Elizabeth Farrelly (architecture critic, columnist, author) wrote a compelling article in today’s Sydney Morning Herald on the Tiny House Movement, quoting “the enchanting tataMI house” for “nomadic and mobile futures” designed by Chris L Smith, Min W Dark, Langzi Chiu, and Vesna Trobec (STUDIO TROBEC). With the high cost of housing in Sydney and the tremendous capacity of small spaces, STUDIO TROBEC is particularly interested in the design of small spaces to achieve high quality lifestyles with minimal wastage and thoughtful design.
The article can be found here or read below:
Just when you thought it was all hard hearts, cold souls and Credlins for Christmas, here’s a little box of light for under your tree. It’s a small box with bright windows, feather-bed, full pantry and concentrated essence of delight. It’s the tiny house movement.
What is a tiny house? Jay Shafer, the designer credited with founding the movement, is a self-designated “claustrophile”. He defines tiny as under 100 square foot (9.3 m²). Then living in an airstream caravan, he has made three houses just as small, but perfectly formed. “The key to designing my happy home,” he writes, “was designing my happy life.” He focuses on detail, year-round comfort and beauty.
Sydney is starting to look like Thatcher’s London, with beggars and street-sleepers poking from every urban orifice. Your standard cardboard box is not good in a downpour, but perhaps the tiny house can help.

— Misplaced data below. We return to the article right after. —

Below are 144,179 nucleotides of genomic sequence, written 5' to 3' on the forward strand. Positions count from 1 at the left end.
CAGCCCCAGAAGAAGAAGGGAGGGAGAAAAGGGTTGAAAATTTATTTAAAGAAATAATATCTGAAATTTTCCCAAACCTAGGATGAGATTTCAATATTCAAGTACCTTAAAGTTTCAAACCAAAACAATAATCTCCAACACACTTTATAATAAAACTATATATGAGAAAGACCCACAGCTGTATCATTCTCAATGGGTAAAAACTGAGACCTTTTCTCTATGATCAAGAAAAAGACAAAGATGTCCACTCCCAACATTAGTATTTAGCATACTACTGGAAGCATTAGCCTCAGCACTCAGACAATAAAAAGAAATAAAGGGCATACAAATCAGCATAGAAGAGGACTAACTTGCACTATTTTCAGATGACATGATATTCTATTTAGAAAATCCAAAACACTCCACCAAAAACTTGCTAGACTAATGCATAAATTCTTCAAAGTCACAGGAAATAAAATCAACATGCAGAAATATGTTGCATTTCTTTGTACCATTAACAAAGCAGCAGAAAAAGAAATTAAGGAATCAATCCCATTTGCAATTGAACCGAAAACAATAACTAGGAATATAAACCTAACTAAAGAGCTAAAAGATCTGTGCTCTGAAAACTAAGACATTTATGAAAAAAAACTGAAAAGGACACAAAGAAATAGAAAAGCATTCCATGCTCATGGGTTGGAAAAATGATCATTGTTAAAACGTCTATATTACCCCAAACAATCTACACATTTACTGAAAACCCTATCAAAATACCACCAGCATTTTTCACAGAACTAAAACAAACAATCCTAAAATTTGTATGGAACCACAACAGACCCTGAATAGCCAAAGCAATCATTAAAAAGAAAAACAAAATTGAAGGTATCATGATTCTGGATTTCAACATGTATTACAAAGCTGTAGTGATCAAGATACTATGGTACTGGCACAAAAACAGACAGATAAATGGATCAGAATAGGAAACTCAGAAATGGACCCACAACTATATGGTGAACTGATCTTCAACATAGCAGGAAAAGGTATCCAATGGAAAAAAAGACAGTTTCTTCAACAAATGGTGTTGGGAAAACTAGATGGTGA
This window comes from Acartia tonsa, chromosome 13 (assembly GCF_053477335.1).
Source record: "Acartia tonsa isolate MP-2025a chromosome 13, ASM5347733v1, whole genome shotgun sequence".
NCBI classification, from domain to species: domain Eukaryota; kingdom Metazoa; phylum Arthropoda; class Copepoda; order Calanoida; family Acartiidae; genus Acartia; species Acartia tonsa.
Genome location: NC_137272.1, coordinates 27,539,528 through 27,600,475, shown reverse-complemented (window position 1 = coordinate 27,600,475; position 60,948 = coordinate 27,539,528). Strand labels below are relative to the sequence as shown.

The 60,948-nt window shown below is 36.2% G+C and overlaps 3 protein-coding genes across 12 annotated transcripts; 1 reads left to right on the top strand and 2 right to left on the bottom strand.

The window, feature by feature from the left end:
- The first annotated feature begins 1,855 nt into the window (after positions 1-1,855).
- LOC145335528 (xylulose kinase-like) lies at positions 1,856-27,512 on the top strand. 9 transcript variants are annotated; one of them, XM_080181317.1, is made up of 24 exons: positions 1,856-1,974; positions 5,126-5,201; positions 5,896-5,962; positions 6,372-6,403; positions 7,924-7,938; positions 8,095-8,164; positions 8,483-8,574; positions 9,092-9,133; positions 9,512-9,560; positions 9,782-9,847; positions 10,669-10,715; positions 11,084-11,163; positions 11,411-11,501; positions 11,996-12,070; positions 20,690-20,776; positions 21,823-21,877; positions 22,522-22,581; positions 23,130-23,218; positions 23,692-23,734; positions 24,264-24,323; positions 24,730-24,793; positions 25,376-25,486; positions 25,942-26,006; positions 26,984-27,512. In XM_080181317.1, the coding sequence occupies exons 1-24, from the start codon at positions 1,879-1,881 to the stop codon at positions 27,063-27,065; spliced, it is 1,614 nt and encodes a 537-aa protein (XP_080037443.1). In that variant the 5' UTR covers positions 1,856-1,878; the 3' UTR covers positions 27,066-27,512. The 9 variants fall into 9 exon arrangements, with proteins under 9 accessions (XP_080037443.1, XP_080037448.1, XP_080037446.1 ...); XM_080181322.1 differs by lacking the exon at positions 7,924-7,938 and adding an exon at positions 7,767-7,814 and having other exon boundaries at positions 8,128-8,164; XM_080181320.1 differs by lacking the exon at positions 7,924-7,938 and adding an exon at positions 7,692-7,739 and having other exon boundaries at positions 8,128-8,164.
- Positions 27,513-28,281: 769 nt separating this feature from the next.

It’s an idea that has taken off. One Texas couple built their tiny house for $7000. Others have done it for less, and with less. But cost, all “tiny” practitioners agree, is not the core idea. It’s the freedom of life without the yoke of mortgages and possessions. You could mistake it for a weird mystic cult, except these are ordinary middle-class folk who just want the sense of owning their life, rather than being owned by it.
Could it work? For real? Here? Could people simply take control in this way? With a few thousand dollars and a lot of self-discipline, could we just buck the banking and property system? What shape would capitalism take? And at what point does the tiny house, or micro-apartment, become a slum?
In many ways the tiny house movement is just urbanism re-guised. The smaller your house, the more of your life gets squeezed out into the streets. The tiny house inverts the 20th century’s obsession with big privacy. It reverses the suburban 20-80 public-to-private ratio so that everything you can – meetings, meals, exercise, parties, even work – you do in public.
If architecture is the canvas for the stories of our lives, the tiny house makes most of that painting a collaboration. This is fascinating, and could be the flavour of things to come.
True, contemporary Sydney houses are still the world’s most obese. But if – as futurists rhythmically repeat – young people now want access not ownership, perhaps what “tiny” really signifies is that we’re rediscovering what it means truly to live in a city.
Old Sydney was pretty good at this. We don’t exactly consider Sydney a centre of self-sacrifice. Sydney is emerald city, Sodom-on-sea, symbol of all things hedonic. Yet I’ve always loved how those half-starved, sea-sickened convicts, tossed onto a vast new godforsaken continent, chose to build in a huddle.